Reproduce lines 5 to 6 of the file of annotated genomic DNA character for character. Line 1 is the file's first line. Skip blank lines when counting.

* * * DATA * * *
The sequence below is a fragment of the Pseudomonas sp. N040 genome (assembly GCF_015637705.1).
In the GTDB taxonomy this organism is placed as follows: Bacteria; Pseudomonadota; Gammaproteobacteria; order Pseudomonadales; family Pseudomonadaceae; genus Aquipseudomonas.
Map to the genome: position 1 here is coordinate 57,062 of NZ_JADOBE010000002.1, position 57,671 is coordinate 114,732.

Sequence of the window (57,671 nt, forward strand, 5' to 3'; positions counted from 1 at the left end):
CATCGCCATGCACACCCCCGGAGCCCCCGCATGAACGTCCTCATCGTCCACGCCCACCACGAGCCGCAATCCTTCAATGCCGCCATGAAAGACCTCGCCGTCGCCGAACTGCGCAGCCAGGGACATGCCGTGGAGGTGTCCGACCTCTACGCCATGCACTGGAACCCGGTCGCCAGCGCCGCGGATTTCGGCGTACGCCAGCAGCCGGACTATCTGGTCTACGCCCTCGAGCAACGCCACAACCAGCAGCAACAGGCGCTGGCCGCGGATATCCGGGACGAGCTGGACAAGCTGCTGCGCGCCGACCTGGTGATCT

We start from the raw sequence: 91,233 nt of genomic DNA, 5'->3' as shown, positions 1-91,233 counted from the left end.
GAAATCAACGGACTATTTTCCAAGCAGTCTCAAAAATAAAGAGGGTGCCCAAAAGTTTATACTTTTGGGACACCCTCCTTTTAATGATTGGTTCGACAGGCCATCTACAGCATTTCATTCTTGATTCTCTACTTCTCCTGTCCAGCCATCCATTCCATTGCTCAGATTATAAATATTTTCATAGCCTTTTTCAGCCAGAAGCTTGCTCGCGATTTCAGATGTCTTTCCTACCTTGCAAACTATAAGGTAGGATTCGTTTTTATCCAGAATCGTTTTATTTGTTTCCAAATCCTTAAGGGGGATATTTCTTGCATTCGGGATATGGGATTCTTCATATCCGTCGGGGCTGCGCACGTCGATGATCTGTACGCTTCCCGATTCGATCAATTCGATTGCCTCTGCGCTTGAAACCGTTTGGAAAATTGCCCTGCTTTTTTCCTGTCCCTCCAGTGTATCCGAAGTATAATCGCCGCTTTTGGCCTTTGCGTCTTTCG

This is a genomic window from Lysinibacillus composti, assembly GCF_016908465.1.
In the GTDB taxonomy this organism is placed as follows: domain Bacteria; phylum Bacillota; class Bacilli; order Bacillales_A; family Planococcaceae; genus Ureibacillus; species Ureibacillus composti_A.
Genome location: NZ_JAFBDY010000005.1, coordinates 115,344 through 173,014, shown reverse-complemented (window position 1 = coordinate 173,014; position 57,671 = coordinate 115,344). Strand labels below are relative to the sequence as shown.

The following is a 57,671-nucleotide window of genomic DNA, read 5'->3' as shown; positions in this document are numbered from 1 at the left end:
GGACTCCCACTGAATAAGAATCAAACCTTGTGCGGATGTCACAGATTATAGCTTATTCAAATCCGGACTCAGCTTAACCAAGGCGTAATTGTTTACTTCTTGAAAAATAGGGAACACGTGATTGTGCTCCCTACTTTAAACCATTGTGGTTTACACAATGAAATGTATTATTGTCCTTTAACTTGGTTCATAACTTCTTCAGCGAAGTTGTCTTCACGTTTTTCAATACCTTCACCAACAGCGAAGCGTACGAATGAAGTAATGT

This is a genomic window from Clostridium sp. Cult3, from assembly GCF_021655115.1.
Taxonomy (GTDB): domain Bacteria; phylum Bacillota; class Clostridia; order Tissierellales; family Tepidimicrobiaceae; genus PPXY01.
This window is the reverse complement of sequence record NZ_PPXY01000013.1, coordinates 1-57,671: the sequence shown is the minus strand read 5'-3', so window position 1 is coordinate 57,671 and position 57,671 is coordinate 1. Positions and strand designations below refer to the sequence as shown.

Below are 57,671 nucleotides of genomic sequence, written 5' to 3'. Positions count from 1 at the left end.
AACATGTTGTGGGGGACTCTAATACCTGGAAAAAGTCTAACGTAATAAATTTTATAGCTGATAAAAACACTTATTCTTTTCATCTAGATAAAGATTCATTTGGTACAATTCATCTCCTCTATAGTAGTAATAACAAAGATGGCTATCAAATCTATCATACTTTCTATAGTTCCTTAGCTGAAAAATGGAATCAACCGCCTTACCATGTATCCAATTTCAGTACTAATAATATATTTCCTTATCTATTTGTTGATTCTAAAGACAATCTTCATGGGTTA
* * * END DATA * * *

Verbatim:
CATCGCCATGCACACCCCCGGAGCCCCCGCATGAACGTCCTCATCGTCCACGCCCACCACGAGCCGCAATCCTTCAATGCCGCCATGAAAGACCTCGCCGTCGCCGAACTGCGCAGCCAGGGACATGCCGTGGAGGTGTCCGACCTCTACGCCATGCACTGGAACCCGGTCGCCAGCGCCGCGGATTTCGGCGTACGCCAGCAGCCGGACTATCTGGTCTACGCCCTCGAGCAACGCCACAACCAGCAGCAACAGGCGCTGGCCGCGGATATCCGGGACGAGCTGGACAAGCTGCTGCGCGCCGACCTGGTGATCT

We start from the raw sequence: 91,233 nt of genomic DNA, 5'->3' as shown, positions 1-91,233 counted from the left end.